What Assets Will I Receive in the Divorce?
Texas is a community property state, so what does this mean for your divorce?
Getting divorced in Texas? You may have a lot on your mind. You may have questions such as, what will happen with the children? Where will I live? What assets will I receive?
In a Texas divorce, asset division is not simple. Texas is one of nine community property states. What this means is that all property acquired during the marriage is presumed to be shared equally by both spouses — so each person effectively gets a 50/50 share.
When it comes to community property, it does not matter whose name is on the title or whose name is on the bank account. If your husband’s name is on the title of the car, you still own half of it under Texas law. The same goes for anything in your name — your spouse can get their fair share in a divorce.
However, this applies to marital property only. Separate property is not split in a divorce. Separate property applies to assets acquired before the marriage, as well as gifts from a friend or family member and inheritances.
What Does 50/50 Mean?
While Texas is a community property state, the courts have held that a “just and right” division of assets is not necessarily 50/50. The courts do not automatically divide everything in half. Instead, they will consider various factors such as:
- Each spouse’s earning potential. If one spouse earns much more than the other, then the courts may award more assets to the lesser-earning spouse to make up for this discrepancy.
- Separate property of each spouse. If the husband has $1 million in separate property but the marital estate is worth much less, the courts may award more community property assets to the wife to compensate.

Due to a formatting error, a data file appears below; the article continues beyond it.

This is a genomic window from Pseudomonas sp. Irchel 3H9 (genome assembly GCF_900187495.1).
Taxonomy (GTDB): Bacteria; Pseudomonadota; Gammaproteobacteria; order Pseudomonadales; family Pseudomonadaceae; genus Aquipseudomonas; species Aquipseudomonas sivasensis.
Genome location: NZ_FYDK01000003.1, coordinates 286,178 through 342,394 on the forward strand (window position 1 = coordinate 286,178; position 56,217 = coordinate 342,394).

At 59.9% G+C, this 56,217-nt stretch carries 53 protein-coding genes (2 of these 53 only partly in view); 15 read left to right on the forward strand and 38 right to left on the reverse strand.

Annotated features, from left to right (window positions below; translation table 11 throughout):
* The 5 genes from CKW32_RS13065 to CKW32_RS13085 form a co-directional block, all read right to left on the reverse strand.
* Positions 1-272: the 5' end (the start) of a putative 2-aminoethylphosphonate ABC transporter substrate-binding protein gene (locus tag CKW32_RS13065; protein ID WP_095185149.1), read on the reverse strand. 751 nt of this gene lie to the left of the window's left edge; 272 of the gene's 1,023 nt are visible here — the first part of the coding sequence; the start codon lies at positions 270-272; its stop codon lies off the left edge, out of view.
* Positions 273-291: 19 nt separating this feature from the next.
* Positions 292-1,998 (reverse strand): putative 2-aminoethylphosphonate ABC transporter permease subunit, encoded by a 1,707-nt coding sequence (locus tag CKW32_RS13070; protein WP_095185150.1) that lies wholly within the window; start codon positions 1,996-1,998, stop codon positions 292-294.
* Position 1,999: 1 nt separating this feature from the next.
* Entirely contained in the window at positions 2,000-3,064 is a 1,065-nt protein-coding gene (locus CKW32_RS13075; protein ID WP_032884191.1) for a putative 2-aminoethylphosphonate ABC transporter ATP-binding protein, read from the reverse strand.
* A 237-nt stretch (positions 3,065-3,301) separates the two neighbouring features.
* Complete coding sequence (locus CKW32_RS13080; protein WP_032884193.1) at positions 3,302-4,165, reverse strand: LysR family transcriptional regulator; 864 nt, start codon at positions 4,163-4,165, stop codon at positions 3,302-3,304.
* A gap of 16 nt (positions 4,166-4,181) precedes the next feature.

- Misuse of marital assets. If one spouse uses marital assets to support an affair, the courts may award more property to the victim spouse.
- Each party’s debt. The courts may look at the debt obligations of each party as well. If one spouse has the means to pay off the other spouse’s debts, the court may ask them to do so and compensate them with more assets.
- Each party’s desires. If one spouse wants the marital home or one spouse doesn’t want to split up a retirement account, the courts may agree as long as the other spouse gets additional assets instead.
In addition, the court will consider any prenuptial or postnuptial agreements in place. Texas courts will consider these legal documents to be valid if:
- Both parties voluntarily signed it.
- It does not create severe hardship for either party.
- It fully discloses the property and financial obligations of both spouses.
Contact a Pearland Divorce Attorney
No two divorces are the same. While Texas is a community property state, not everything may be split exactly 50/50. The court will ultimately decide what is fair based on various factors.